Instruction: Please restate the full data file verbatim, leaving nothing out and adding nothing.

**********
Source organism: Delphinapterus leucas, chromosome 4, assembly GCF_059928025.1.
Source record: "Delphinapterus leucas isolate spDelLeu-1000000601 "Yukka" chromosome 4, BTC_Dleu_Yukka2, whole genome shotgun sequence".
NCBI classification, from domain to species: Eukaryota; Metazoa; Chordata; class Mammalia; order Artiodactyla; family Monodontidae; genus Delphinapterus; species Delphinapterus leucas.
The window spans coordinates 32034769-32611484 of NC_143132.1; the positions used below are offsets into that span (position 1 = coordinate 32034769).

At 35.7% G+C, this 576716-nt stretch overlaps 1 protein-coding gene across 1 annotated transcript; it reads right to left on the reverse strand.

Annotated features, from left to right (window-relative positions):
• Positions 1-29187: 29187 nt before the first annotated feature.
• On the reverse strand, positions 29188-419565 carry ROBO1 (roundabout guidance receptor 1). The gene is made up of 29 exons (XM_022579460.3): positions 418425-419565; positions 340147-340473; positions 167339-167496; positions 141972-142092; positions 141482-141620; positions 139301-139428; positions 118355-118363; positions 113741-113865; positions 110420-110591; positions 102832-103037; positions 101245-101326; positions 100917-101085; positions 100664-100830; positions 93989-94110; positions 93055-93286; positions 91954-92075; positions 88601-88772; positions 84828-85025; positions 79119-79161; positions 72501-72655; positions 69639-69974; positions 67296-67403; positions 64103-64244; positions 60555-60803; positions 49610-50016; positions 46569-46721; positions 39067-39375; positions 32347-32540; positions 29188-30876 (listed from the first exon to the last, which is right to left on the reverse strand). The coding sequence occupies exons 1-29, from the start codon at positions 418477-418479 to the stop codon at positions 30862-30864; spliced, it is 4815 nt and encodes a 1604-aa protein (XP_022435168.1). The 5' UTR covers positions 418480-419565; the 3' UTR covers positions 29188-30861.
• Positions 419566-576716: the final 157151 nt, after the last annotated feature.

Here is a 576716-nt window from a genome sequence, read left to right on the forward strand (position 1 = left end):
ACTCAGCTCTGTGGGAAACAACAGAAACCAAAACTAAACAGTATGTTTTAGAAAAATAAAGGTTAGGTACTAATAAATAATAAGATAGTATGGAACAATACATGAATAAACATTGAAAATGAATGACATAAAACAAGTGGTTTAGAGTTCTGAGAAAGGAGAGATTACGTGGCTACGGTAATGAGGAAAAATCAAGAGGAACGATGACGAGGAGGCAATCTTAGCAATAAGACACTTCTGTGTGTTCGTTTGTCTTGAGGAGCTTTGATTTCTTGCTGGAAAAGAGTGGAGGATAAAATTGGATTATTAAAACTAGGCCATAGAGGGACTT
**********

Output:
Source organism: Delphinapterus leucas, chromosome 4, assembly GCF_059928025.1.
Source record: "Delphinapterus leucas isolate spDelLeu-1000000601 "Yukka" chromosome 4, BTC_Dleu_Yukka2, whole genome shotgun sequence".
NCBI classification, from domain to species: Eukaryota; Metazoa; Chordata; class Mammalia; order Artiodactyla; family Monodontidae; genus Delphinapterus; species Delphinapterus leucas.
The window spans coordinates 32034769-32611484 of NC_143132.1; the positions used below are offsets into that span (position 1 = coordinate 32034769).

At 35.7% G+C, this 576716-nt stretch overlaps 1 protein-coding gene across 1 annotated transcript; it reads right to left on the reverse strand.

Annotated features, from left to right (window-relative positions):
• Positions 1-29187: 29187 nt before the first annotated feature.
• On the reverse strand, positions 29188-419565 carry ROBO1 (roundabout guidance receptor 1). The gene is made up of 29 exons (XM_022579460.3): positions 418425-419565; positions 340147-340473; positions 167339-167496; positions 141972-142092; positions 141482-141620; positions 139301-139428; positions 118355-118363; positions 113741-113865; positions 110420-110591; positions 102832-103037; positions 101245-101326; positions 100917-101085; positions 100664-100830; positions 93989-94110; positions 93055-93286; positions 91954-92075; positions 88601-88772; positions 84828-85025; positions 79119-79161; positions 72501-72655; positions 69639-69974; positions 67296-67403; positions 64103-64244; positions 60555-60803; positions 49610-50016; positions 46569-46721; positions 39067-39375; positions 32347-32540; positions 29188-30876 (listed from the first exon to the last, which is right to left on the reverse strand). The coding sequence occupies exons 1-29, from the start codon at positions 418477-418479 to the stop codon at positions 30862-30864; spliced, it is 4815 nt and encodes a 1604-aa protein (XP_022435168.1). The 5' UTR covers positions 418480-419565; the 3' UTR covers positions 29188-30861.
• Positions 419566-576716: the final 157151 nt, after the last annotated feature.

Here is a 576716-nt window from a genome sequence, read left to right on the forward strand (position 1 = left end):
ACTCAGCTCTGTGGGAAACAACAGAAACCAAAACTAAACAGTATGTTTTAGAAAAATAAAGGTTAGGTACTAATAAATAATAAGATAGTATGGAACAATACATGAATAAACATTGAAAATGAATGACATAAAACAAGTGGTTTAGAGTTCTGAGAAAGGAGAGATTACGTGGCTACGGTAATGAGGAAAAATCAAGAGGAACGATGACGAGGAGGCAATCTTAGCAATAAGACACTTCTGTGTGTTCGTTTGTCTTGAGGAGCTTTGATTTCTTGCTGGAAAAGAGTGGAGGATAAAATTGGATTATTAAAACTAGGCCATAGAGGGACTT